Before retiring at the end of 2018, the National Association of Realtors’ former chief lobbyist Jerry Giovaniello summed up the trade group’s lobbying motto: “Make your friends before you need them.”
That strategy — and the give and take with members of Congress it implies — continues to guide NAR’s political advocacy efforts and has repeatedly paid off, especially during the pandemic, according to panelists at the Realtors Legislative Meetings on Wednesday at a session called, “NAR Lobbying Strategy: An Overview for International Members.”
“The importance of lobbying is laying the groundwork and having that background knowledge, and trust, so that when the time comes for you to ask them to do something or fight on your behalf, there’s already that built-in trust and relationship,” Joe Harris, NAR’s vice president of government advocacy, told attendees.
Lobbyists at other organizations found themselves “flat-footed” when Congress was debating its massive pandemic relief bills because they hadn’t spent years gaining the trust of lawmakers beforehand like NAR had, according to Harris.
“If you’re scrambling during the pandemic to try to form those relationships on Zoom, good luck with that,” Harris said.
The bills ultimately included provisions NAR fought for, including funding for the Paycheck Protection Program to cover independent contractors and rental assistance for tenants and landlords.
Harris outlined different methods of lobbying NAR uses, including official meetings — this week’s conference usually involves thousands of Realtors flying into the capital and lobbying their lawmakers directly — and letters and social media posts opposing or supporting certain legislation, thanking lawmakers for introducing certain legislation or offering to help get co-sponsors for particular bills.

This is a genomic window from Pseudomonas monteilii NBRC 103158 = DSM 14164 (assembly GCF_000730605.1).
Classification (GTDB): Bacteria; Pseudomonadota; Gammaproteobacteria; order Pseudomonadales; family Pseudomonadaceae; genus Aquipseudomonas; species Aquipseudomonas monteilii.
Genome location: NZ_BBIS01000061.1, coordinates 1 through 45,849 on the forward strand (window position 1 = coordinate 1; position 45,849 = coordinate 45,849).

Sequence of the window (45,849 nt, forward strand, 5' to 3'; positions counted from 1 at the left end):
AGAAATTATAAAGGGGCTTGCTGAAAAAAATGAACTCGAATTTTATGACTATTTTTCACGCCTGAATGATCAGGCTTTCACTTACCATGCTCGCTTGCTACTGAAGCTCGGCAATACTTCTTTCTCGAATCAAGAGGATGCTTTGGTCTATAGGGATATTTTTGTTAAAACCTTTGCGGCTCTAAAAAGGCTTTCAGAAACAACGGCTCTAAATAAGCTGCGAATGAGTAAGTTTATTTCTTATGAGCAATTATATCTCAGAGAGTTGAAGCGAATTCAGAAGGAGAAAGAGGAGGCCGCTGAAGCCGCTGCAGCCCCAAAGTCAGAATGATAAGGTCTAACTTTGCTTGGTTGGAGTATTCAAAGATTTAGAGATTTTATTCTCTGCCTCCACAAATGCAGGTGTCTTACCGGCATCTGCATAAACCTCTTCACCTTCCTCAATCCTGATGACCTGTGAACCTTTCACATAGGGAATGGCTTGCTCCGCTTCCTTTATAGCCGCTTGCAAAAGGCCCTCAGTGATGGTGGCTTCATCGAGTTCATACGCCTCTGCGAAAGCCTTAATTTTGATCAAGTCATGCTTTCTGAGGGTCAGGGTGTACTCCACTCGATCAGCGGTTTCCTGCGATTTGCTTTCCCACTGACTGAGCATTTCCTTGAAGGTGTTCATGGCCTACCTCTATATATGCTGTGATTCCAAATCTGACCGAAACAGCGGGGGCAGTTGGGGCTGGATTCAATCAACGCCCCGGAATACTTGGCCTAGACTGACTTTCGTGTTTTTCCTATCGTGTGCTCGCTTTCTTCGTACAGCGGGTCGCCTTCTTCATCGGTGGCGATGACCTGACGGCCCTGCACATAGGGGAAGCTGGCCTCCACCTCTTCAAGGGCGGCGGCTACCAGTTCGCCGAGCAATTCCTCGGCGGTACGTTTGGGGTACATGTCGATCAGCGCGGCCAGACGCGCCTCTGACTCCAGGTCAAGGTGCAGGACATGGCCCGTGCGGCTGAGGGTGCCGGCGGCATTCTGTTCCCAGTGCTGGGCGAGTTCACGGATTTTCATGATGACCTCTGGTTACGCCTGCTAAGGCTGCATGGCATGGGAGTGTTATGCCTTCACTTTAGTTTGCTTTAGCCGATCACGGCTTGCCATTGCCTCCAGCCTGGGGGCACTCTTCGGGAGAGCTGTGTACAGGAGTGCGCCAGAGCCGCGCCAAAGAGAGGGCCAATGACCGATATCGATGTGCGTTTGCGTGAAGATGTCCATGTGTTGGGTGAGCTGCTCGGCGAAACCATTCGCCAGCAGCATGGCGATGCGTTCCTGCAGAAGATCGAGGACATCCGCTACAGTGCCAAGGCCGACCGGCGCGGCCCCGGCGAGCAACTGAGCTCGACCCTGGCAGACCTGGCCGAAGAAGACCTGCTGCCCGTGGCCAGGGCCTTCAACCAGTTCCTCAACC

Official meetings are “probably the most common thing that we do,” Harris said. “That can be in the office. It could be at a coffee shop. It could be in the hallway in between running to hearings. But these meetings are official in nature; there’s usually an ask. And we’ve been doing obviously a lot more of these on Zoom, which has afforded us the opportunity to do them a lot more often.”
NAR lobbyists also attend fundraisers and political activities in order to establish and keep relationships, according to Harris.
“You can’t, in this day and age, do that without supporting members of Congress and senators that are fighting for your issues,” he said. “You want to make sure that they have the resources they need to fight back primary challengers and you want them to know that you have their back.”
Harris said his favorite method of lobbying is social gatherings.
“If you don’t like being around people and meeting new people, you’re probably not going to do very well at this job,” he said. “The first thing that’s very important is to actually be respected and liked by the people you’re trying to lobby because if they don’t like you, you can have the best talking points, you could make the most salient arguments, you could have the best policies, but somehow it just doesn’t get through.”
NAR also submits comment letters during the rule-making process at federal agencies.
“We want to make sure that the bills that are passed in Congress are interpreted by the executive branch the way that Congress intended them to be interpreted and that is where the rule-making process comes in,” Harris said. “They often have what are known as comment periods for for stakeholders to weigh in on draft rules or proposed rules before they’re finalized. That’s an extremely important part of what we do.”
Congressional staffers handle dozens of issues per day, so a key to successful lobbying is to hone in on why they should care about a particular issue.
“You make them care about it by showing how important it is to their constituents, first of all, and that usually has something to do with jobs or the economy or the price of homes or homelessness,” Harris said.
“It’s all about framing it in a way that makes them care about it because if the staff don’t really see the nexus of why their boss should really pay attention to an issue, they’re probably not going to pay attention to that issue.”
Lobbyists should do their homework before meeting with a lawmaker by looking at their voting record, their media appearances and their speeches, according to Harris.
“You should go in knowing, ‘Hey, Congressman, by the way, great job on CNN last night talking about flood insurance,’ or ‘Really enjoyed reading your op-ed the other day on the housing inventory prices,'” Harris said. “Make that part of your advocacy and let them know that you’re paying attention to what they’re doing.”
Building a relationship with a congressperson or senator is like building a relationship with a friend — it takes time and is not a one-way street, according to Harris.